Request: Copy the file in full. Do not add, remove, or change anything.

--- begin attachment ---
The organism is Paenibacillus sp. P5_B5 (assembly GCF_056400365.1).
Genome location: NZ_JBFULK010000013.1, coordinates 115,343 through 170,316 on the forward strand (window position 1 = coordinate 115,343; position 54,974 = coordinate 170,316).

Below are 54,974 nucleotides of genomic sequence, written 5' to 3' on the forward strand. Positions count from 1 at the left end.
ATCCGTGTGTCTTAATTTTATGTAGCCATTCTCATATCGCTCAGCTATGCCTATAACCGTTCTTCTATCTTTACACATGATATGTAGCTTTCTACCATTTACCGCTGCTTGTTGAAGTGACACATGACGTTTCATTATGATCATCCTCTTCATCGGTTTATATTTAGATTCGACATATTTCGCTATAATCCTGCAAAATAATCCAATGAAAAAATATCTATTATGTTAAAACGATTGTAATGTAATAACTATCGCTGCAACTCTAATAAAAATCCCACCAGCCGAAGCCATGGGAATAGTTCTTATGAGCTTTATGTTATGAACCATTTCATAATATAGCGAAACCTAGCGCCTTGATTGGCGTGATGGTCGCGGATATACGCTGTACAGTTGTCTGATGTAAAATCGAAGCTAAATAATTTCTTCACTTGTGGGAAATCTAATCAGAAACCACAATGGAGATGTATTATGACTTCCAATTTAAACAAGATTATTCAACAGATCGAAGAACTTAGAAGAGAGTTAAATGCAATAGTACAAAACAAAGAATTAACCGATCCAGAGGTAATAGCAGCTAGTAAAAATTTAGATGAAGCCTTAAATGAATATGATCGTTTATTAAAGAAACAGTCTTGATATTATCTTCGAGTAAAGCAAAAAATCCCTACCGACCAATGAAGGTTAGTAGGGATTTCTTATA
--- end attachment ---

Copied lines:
The organism is Paenibacillus sp. P5_B5 (assembly GCF_056400365.1).
Genome location: NZ_JBFULK010000013.1, coordinates 115,343 through 170,316 on the forward strand (window position 1 = coordinate 115,343; position 54,974 = coordinate 170,316).

Below are 54,974 nucleotides of genomic sequence, written 5' to 3' on the forward strand. Positions count from 1 at the left end.
ATCCGTGTGTCTTAATTTTATGTAGCCATTCTCATATCGCTCAGCTATGCCTATAACCGTTCTTCTATCTTTACACATGATATGTAGCTTTCTACCATTTACCGCTGCTTGTTGAAGTGACACATGACGTTTCATTATGATCATCCTCTTCATCGGTTTATATTTAGATTCGACATATTTCGCTATAATCCTGCAAAATAATCCAATGAAAAAATATCTATTATGTTAAAACGATTGTAATGTAATAACTATCGCTGCAACTCTAATAAAAATCCCACCAGCCGAAGCCATGGGAATAGTTCTTATGAGCTTTATGTTATGAACCATTTCATAATATAGCGAAACCTAGCGCCTTGATTGGCGTGATGGTCGCGGATATACGCTGTACAGTTGTCTGATGTAAAATCGAAGCTAAATAATTTCTTCACTTGTGGGAAATCTAATCAGAAACCACAATGGAGATGTATTATGACTTCCAATTTAAACAAGATTATTCAACAGATCGAAGAACTTAGAAGAGAGTTAAATGCAATAGTACAAAACAAAGAATTAACCGATCCAGAGGTAATAGCAGCTAGTAAAAATTTAGATGAAGCCTTAAATGAATATGATCGTTTATTAAAGAAACAGTCTTGATATTATCTTCGAGTAAAGCAAAAAATCCCTACCGACCAATGAAGGTTAGTAGGGATTTCTTATA